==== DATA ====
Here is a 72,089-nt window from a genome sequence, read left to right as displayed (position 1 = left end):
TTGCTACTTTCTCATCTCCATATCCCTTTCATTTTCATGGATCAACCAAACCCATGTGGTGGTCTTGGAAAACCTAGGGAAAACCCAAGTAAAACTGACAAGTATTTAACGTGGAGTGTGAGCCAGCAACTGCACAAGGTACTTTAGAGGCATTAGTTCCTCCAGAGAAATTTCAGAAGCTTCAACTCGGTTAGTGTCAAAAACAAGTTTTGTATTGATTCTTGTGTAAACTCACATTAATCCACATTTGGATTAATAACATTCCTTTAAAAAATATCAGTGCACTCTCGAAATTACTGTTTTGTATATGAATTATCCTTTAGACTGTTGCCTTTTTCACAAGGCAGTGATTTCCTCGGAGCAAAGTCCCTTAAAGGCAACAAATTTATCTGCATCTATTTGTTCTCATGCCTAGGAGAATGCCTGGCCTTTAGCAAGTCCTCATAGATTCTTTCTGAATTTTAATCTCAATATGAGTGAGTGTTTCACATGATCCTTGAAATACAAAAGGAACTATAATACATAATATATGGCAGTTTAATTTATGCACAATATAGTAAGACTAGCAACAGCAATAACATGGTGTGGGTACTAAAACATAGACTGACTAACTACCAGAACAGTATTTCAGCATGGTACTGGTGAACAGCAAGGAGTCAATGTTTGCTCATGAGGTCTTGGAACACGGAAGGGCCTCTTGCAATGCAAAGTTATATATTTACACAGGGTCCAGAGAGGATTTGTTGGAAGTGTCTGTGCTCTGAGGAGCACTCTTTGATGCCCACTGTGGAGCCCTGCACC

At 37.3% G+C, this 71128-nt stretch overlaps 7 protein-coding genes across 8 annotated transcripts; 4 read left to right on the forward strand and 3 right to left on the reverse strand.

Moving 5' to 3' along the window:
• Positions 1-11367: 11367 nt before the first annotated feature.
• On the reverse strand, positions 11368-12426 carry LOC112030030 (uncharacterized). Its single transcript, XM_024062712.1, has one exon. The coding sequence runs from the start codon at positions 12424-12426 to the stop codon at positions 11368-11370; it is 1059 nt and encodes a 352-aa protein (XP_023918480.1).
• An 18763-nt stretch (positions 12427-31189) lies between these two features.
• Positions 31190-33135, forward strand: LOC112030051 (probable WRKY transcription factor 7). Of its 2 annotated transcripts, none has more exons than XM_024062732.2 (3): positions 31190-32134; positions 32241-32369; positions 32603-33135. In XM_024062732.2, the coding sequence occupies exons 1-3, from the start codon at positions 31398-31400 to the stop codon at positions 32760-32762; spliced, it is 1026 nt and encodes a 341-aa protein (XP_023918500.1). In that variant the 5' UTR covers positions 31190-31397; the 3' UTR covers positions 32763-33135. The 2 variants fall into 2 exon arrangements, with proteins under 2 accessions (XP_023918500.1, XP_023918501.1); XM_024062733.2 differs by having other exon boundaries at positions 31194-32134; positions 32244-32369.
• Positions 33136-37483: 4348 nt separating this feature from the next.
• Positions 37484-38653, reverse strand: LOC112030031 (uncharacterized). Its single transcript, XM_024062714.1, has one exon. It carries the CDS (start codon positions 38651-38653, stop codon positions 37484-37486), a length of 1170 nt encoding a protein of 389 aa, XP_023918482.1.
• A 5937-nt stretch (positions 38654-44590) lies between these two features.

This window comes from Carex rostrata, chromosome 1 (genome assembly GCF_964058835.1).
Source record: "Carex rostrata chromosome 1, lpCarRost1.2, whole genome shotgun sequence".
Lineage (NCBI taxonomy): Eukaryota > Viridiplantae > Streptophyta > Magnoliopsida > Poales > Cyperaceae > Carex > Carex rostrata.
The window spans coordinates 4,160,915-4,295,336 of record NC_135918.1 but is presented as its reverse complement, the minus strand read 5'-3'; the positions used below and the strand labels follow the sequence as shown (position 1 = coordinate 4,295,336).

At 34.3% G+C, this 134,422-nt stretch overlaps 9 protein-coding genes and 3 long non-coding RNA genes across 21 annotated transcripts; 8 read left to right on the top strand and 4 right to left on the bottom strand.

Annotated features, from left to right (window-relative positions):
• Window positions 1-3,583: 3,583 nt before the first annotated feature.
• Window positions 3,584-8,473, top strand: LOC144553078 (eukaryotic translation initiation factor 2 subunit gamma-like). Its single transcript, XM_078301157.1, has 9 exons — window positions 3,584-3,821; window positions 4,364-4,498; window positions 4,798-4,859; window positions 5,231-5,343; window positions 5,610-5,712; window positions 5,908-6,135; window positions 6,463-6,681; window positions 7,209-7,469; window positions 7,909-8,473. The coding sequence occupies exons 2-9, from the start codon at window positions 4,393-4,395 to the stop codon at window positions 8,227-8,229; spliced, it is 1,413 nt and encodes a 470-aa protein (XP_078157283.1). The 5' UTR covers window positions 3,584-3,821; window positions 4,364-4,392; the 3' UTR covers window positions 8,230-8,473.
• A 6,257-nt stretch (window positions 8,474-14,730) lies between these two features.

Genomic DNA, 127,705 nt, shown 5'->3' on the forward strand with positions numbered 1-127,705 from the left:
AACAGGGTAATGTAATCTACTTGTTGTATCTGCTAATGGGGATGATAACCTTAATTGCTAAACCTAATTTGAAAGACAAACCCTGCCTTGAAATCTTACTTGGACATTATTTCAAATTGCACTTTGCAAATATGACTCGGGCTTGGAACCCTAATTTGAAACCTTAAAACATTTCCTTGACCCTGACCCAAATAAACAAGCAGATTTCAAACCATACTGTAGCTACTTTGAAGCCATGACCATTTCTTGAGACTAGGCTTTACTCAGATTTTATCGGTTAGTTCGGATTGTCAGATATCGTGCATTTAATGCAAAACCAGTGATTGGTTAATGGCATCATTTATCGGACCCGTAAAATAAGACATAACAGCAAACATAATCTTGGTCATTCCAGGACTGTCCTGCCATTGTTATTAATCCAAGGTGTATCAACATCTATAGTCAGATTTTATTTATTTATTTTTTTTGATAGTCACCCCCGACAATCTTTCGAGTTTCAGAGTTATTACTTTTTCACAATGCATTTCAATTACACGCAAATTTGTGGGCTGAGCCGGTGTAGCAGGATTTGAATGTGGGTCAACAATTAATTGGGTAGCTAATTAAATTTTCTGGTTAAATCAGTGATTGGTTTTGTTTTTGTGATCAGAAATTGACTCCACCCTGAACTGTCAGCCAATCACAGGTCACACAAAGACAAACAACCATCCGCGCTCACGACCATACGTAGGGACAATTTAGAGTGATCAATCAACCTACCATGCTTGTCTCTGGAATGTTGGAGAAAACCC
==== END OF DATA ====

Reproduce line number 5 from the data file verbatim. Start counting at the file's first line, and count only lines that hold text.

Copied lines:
• Positions 1-11367: 11367 nt before the first annotated feature.